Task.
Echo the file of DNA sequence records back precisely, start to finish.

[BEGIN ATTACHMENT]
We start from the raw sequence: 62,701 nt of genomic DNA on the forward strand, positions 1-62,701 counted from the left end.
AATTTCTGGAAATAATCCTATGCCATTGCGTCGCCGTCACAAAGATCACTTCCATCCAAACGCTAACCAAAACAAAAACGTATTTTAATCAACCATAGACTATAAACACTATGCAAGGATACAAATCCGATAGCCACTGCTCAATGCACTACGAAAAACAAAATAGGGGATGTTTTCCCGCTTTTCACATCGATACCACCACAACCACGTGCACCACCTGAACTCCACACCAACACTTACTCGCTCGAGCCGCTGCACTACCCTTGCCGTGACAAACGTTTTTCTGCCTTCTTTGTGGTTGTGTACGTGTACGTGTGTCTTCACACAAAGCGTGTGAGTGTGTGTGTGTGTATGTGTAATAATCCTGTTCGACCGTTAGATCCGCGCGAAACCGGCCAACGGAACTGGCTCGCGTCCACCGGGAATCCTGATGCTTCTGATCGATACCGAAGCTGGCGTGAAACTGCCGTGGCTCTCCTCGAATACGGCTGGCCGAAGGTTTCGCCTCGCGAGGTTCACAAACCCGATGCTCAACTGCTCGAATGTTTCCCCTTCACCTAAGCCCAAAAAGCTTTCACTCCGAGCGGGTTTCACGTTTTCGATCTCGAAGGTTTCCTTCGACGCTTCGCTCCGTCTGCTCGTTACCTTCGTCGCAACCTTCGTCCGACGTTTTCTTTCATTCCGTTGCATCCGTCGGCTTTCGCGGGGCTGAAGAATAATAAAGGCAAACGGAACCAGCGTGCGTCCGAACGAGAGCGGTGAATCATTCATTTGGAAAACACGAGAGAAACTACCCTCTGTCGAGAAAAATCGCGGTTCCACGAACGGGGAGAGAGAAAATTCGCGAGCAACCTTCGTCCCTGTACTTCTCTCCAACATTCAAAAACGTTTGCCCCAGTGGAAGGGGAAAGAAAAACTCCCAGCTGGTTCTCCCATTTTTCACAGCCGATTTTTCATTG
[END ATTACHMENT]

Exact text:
We start from the raw sequence: 62,701 nt of genomic DNA on the forward strand, positions 1-62,701 counted from the left end.
AATTTCTGGAAATAATCCTATGCCATTGCGTCGCCGTCACAAAGATCACTTCCATCCAAACGCTAACCAAAACAAAAACGTATTTTAATCAACCATAGACTATAAACACTATGCAAGGATACAAATCCGATAGCCACTGCTCAATGCACTACGAAAAACAAAATAGGGGATGTTTTCCCGCTTTTCACATCGATACCACCACAACCACGTGCACCACCTGAACTCCACACCAACACTTACTCGCTCGAGCCGCTGCACTACCCTTGCCGTGACAAACGTTTTTCTGCCTTCTTTGTGGTTGTGTACGTGTACGTGTGTCTTCACACAAAGCGTGTGAGTGTGTGTGTGTGTATGTGTAATAATCCTGTTCGACCGTTAGATCCGCGCGAAACCGGCCAACGGAACTGGCTCGCGTCCACCGGGAATCCTGATGCTTCTGATCGATACCGAAGCTGGCGTGAAACTGCCGTGGCTCTCCTCGAATACGGCTGGCCGAAGGTTTCGCCTCGCGAGGTTCACAAACCCGATGCTCAACTGCTCGAATGTTTCCCCTTCACCTAAGCCCAAAAAGCTTTCACTCCGAGCGGGTTTCACGTTTTCGATCTCGAAGGTTTCCTTCGACGCTTCGCTCCGTCTGCTCGTTACCTTCGTCGCAACCTTCGTCCGACGTTTTCTTTCATTCCGTTGCATCCGTCGGCTTTCGCGGGGCTGAAGAATAATAAAGGCAAACGGAACCAGCGTGCGTCCGAACGAGAGCGGTGAATCATTCATTTGGAAAACACGAGAGAAACTACCCTCTGTCGAGAAAAATCGCGGTTCCACGAACGGGGAGAGAGAAAATTCGCGAGCAACCTTCGTCCCTGTACTTCTCTCCAACATTCAAAAACGTTTGCCCCAGTGGAAGGGGAAAGAAAAACTCCCAGCTGGTTCTCCCATTTTTCACAGCCGATTTTTCATTG